Multi-Center Clinical Study and Review of Fractional Ablative CO2 Laser Resurfacing for the Treatment of Rhytides, Photoaging, Scars and Striae

April 2011 | Volume 10 | Issue 4 | Original Article | 352 | Copyright © April 2011

Macrene Alexiades-Armenakas MD PhD FAAD,a Deborah Sarnoff MD, Robert Gotkin MD, Neil Sadick MD

aAssistant Clinical Professor, Yale University School of Medicine; Director and Founder of the Dermatology and Laser Surgery Center, New York, NY


Laser skin resurfacing has shifted over the past two decades from standard ablative resurfacing to non-ablative resurfacing and most recently, to fractional laser resurfacing. In this most recent category, fractional non-ablative lasers were first introduced followed by fractional ablative lasers, which offer an improved balance between safety and efficacy. In the current article, a review of fractional ablative resurfacing is presented alongside the results from a multi-center clinical study employing the fractional carbon dioxide (CO2) laser (SmartXide DOT, DEKA) for the treatment of rhytides, photoaging, scars and striae distensae.

J Drugs Dermatol. 2011;10(4):352-362.


While highly effective in reducing rhytides, photoaging and acne scarring, standard ablative laser resurfacing was associated with significant side effects and complications.1 In an effort to improve patient safety, non-ablative laser resurfacing emerged, which while safe, proved much less effective.1 In a more balanced approach, fractional laser resurfacing was developed over the past several years in an effort to combine the efficacy of standard laser resurfacing with the safety of non-ablative modalities.2 Although the first fractional laser device was non-ablative, producing microscopic columns of thermal injury in the epidermis and upper dermis, it pioneered a novel concept in lasers which has been quickly applied to fractional ablative laser resurfacing.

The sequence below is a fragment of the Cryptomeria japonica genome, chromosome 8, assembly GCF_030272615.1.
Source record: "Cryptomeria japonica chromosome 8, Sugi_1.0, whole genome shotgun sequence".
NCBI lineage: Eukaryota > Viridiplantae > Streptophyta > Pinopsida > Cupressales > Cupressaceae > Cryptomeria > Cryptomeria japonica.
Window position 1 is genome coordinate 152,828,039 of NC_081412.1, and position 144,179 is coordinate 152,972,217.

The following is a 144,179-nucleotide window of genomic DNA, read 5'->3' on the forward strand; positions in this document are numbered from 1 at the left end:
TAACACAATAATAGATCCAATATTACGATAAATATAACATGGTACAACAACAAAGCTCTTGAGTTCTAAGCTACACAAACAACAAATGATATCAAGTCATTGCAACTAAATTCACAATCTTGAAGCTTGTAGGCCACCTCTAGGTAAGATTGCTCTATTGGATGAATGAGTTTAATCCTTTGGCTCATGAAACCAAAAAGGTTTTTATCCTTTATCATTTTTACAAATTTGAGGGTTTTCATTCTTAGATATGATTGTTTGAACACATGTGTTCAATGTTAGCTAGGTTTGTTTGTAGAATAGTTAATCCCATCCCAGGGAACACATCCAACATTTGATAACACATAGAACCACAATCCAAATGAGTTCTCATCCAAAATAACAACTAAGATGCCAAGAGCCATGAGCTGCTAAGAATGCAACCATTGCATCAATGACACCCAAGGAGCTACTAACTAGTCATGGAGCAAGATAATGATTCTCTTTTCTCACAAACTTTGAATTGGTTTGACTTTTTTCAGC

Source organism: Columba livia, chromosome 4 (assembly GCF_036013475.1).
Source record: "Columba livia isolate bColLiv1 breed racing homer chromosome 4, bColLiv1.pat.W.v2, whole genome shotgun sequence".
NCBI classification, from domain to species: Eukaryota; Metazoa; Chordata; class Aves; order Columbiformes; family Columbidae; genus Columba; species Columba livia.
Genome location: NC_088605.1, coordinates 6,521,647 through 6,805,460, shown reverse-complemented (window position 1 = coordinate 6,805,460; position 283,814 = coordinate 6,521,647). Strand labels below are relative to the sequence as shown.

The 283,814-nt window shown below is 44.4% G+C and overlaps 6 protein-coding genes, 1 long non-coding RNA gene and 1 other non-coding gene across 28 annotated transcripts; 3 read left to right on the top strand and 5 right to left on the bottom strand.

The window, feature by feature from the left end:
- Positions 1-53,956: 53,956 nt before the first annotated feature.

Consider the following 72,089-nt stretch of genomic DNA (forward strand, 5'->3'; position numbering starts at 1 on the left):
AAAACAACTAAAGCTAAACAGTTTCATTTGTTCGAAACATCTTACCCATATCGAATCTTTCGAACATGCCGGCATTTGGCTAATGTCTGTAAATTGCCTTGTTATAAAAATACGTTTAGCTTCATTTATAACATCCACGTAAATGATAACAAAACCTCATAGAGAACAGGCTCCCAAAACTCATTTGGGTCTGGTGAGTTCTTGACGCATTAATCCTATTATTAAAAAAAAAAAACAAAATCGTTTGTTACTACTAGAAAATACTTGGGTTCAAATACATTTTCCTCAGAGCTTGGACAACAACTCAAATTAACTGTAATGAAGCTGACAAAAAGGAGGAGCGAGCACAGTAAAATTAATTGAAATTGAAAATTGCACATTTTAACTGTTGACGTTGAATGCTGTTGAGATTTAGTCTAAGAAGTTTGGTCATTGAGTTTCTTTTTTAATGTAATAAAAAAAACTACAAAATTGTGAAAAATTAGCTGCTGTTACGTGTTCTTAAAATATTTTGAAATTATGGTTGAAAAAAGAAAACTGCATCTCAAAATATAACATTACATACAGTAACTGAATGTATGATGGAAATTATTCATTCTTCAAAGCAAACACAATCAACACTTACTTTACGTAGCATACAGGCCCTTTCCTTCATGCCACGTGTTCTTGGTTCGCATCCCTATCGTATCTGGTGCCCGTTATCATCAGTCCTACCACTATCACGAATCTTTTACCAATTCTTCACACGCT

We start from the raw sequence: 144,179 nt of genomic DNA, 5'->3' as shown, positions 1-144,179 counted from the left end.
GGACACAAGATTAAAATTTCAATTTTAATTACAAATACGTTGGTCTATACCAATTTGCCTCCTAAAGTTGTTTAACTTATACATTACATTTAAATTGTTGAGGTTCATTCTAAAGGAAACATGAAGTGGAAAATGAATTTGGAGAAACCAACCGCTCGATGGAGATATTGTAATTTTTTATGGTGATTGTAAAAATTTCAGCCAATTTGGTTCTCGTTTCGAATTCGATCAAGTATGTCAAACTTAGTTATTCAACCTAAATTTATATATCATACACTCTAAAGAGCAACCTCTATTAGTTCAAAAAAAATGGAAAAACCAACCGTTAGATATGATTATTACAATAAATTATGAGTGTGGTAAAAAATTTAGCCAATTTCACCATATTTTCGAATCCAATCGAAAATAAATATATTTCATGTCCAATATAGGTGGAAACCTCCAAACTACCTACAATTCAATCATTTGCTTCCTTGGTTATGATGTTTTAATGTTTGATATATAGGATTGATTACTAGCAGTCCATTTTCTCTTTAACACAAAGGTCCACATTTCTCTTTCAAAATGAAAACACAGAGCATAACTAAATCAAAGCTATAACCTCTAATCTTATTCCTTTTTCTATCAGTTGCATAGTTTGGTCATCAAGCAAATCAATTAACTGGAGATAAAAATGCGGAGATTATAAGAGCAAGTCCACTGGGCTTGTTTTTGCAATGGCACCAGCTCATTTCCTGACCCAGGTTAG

In fractional ablative laser resurfacing, ablative wavelengths including carbon dioxide (CO2) (10,600 nm), erbium(Er): YAG (2940 nm) and the relatively novel yttrium aluminum garnet (YSGG) (2790 nm) lasers are delivered in a microscopic array to ablate microscopic columns of epidermis and dermis, with intervening zones of untreated tissue.1 The key adjustable laser parameters of power, pitch, dwell time and spot density determine the percent surface area, penetration depth and clinical recovery time and efficacy. An additional unique feature of the fractional CO2 device presented here (SmartXide DOT, Deka) is the multi-faceted adjustability of the size and shape of the treatment area. Fractional CO2 laser resurfacing is an important advance to the laser field, striking a balance between safety and efficacy in the treatment of rhytides, photoaging and scars.

Fractional CO

In light of the fact that fractional non-ablative resurfacing yielded minimal to modest efficacy per treatment and required multiple treatments, fractional ablative lasers offered promise of higher efficacy in fewer treatments. Instead of creating microscopic columns of thermal injury, fractional ablative resurfacing generates microscopic columns of ablated tissue extending from the epidermis into the dermis. This approach increased efficacy closer to that of standard ablative resurfacing, but without the side effects and complications of the latter. The clinical results following a single treatment are more significant as compared to fractional non-ablative laser resurfacing, but the procedure is associated with comparatively more discomfort, post-operative erythema and recovery time.